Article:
Subject(s)
Blood Coagulation Factors , Endothelial Cells/virology , Inflammation , Peptidyl-Dipeptidase A/genetics , SARS-CoV-2/pathogenicity , Animals , Cells, Cultured , Chlorocebus aethiops , Endothelial Cells/immunology , Endothelial Cells/pathology , Humans , Recombinant Proteins , Vero Cells
14.
J Clin Invest ; 130(12): 6232-6234, 2020 12 01.
Article in English | MEDLINE | ID: covidwho-970640

ABSTRACT

Human antibody responses to severe acute respiratory syndrome coronavirus 2 (SARS-CoV-2) hold intense interest, with research efforts directed at optimizing antibody-based interventions and monitoring immune status. By relating individual variations in antibody response to coronavirus disease 2019 (COVID-19) severity, beneficial antiviral immune responses may be identified in detail. In this issue of the JCI, Secchi and collaborators describe antibody response profiles in 509 patients with COVID-19 from Italy during the 2020 pandemic. The research team found that multiple antibody types to multiple SARS-CoV-2 antigens developed over four weeks. Notably, IgG against the spike receptor binding domain (RBD) was predictive of survival and IgA against the viral spike protein (S protein) associated with rapid virologic clearance. These results may help guide selection of convalescent plasma, hyperimmune products, monoclonal antibodies, and vaccine strategies for COVID-19.


Subject(s)
Betacoronavirus , COVID-19 , Pneumonia, Viral , Antibodies, Viral , Antibody Formation , Betacoronavirus/immunology , COVID-19/therapy , Humans , Immunization, Passive , Pandemics , SARS-CoV-2 , Spike Glycoprotein, Coronavirus
15.
Microorganisms ; 8(12)2020 Nov 28.
Article in English | MEDLINE | ID: covidwho-948911

ABSTRACT

We evaluated the antibody responses in 259 potential convalescent plasma donors for Covid-19 patients. Different assays were used: a commercial ELISA detecting antibodies against the recombinant spike protein (S1); a multiplex assay detecting total and specific antibody isotypes against three SARS-CoV-2 antigens (S1, basic nucleocapsid (N) protein and receptor-binding domain (RBD)); and an in-house ELISA detecting antibodies to complete spike, RBD and N in 60 of these donors. Neutralizing antibodies (NAb) were also evaluated in these 60 donors. Analyzed samples were collected at a median time of 62 (14-104) days from the day of first symptoms or positive PCR (for asymptomatic patients). Anti-SARS-CoV-2 antibodies were detected in 88% and 87.8% of donors using the ELISA and the multiplex assay, respectively. The multivariate analysis showed that age ≥50 years (p < 0.001) and need for hospitalization (p < 0.001) correlated with higher antibody titers, while asymptomatic status (p < 0.001) and testing >60 days after symptom onset (p = 0.001) correlated with lower titers. Interestingly, pseudotype virus-neutralizing antibodies (PsNAbs) significantly correlated with spike and with RBD antibodies by ELISA. Sera with high PsNAb also showed a strong ability to neutralize active SARS-CoV-2 virus, with hospitalized patients showing higher titers. Therefore, convalescent plasma donors can be selected based on the presence of high RBD antibody titers.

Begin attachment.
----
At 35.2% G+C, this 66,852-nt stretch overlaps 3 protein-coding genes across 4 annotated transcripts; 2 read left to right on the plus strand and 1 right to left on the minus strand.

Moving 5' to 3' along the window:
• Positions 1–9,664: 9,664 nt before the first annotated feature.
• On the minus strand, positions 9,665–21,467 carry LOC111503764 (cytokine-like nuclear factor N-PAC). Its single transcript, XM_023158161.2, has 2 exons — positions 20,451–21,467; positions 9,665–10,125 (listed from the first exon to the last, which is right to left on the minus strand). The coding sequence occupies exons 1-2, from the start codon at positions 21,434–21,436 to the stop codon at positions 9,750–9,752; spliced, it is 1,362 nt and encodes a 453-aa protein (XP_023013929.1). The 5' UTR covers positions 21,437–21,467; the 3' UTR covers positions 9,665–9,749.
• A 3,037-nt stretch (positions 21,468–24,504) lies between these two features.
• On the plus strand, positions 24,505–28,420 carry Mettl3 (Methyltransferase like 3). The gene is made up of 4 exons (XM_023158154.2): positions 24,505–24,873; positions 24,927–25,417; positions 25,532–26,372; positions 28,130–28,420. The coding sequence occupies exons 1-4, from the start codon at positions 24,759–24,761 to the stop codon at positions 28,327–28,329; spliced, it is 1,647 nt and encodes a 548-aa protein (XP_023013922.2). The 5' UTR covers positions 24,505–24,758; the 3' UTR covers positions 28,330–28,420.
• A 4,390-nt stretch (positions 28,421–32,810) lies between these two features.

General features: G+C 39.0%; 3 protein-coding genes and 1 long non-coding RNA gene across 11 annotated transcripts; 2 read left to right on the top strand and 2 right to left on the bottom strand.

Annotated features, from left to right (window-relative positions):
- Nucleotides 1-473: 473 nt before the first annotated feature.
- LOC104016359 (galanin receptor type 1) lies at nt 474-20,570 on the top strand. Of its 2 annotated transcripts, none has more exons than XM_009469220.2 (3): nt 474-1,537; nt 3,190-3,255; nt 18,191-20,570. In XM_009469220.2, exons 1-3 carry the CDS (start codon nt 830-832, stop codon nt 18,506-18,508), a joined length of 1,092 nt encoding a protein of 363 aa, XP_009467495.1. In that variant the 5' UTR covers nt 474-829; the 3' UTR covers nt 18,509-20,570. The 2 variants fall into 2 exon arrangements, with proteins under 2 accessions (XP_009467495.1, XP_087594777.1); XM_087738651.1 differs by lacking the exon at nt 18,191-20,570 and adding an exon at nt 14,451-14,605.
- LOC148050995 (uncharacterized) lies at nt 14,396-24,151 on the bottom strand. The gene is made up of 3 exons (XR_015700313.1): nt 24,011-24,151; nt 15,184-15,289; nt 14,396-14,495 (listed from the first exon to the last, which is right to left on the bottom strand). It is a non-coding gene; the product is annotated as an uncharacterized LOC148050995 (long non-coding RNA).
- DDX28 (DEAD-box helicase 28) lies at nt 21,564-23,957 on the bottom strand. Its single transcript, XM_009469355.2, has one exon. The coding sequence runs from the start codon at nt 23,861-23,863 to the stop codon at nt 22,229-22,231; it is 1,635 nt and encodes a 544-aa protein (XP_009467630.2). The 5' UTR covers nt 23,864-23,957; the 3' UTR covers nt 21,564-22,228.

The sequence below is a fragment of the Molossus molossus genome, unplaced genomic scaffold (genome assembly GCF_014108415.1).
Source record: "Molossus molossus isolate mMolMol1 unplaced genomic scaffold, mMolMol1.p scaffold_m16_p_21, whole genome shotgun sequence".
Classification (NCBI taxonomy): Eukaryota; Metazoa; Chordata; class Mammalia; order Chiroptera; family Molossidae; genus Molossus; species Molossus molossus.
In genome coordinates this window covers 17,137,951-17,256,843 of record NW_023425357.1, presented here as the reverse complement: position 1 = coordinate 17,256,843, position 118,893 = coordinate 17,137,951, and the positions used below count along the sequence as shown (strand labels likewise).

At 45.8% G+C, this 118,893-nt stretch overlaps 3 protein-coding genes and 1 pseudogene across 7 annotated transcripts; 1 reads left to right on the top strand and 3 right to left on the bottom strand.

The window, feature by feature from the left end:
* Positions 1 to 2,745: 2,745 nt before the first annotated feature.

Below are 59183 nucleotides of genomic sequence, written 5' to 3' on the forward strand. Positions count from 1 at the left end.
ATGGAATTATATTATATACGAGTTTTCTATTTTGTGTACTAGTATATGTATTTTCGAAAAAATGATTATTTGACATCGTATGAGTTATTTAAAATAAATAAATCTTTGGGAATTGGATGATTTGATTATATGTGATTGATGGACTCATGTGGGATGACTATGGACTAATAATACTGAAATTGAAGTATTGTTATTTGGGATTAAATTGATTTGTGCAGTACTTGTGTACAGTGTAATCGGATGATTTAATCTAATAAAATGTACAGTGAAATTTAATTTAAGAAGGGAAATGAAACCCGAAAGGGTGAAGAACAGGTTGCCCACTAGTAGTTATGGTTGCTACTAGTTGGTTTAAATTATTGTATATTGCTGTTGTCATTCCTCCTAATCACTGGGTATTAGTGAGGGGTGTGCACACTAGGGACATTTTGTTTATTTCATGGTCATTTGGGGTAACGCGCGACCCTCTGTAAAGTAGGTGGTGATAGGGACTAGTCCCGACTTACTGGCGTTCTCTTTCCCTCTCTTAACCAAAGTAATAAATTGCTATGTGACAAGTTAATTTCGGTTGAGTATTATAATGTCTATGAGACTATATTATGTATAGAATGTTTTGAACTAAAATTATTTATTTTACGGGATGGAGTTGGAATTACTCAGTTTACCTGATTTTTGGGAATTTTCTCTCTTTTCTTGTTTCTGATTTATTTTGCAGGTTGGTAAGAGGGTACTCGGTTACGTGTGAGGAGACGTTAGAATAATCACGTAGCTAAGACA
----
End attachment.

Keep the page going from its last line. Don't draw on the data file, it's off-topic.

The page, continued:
16.
Biosens Bioelectron ; 173: 112817, 2020 Nov 13.
Article in English | MEDLINE | ID: covidwho-935459

ABSTRACT

COVID-19 has evolved into a global pandemic. Early and rapid detection is crucial to control of the SARS-CoV-2 transmission. While representing the gold standard for early diagnosis, nucleic acid tests for SARS-CoV-2 are often complicated and time-consuming. Serological rapid antibody tests are characterized by high rates of false-negative diagnoses, especially during early infection. Here, we developed a novel nanozyme-based chemiluminescence paper assay for rapid and sensitive detection of SARS-CoV-2 spike antigen, which integrates nanozyme and enzymatic chemiluminescence immunoassay with the lateral flow strip. The core of our paper test is a robust Co-Fe@hemin-peroxidase nanozyme that catalyzes chemiluminescence comparable with natural peroxidase HRP and thus amplifies immune reaction signal. The detection limit for recombinant spike antigen of SARS-CoV-2 was 0.1 ng/mL, with a linear range of 0.2-100 ng/mL. Moreover, the sensitivity of test for pseudovirus could reach 360 TCID50/mL, which was comparable with ELISA method. The strip recognized SARS-CoV-2 antigen specifically, and there was no cross reaction with other coronaviruses or influenza A subtypes. This testing can be completed within 16 min, much shorter compared to the usual 1-2 h required for currently used nucleic acid tests. Furthermore, signal detection is feasible using the camera of a standard smartphone. Ingredients for nanozyme synthesis are simple and readily available, considerably lowering the overall cost. In conclusion, our paper test provides a high-sensitive point-of-care testing (POCT) approach for SARS-CoV-2 antigen detection, which should greatly facilitate early screening of SARS-CoV-2 infections, and considerably lower the financial burden on national healthcare resources.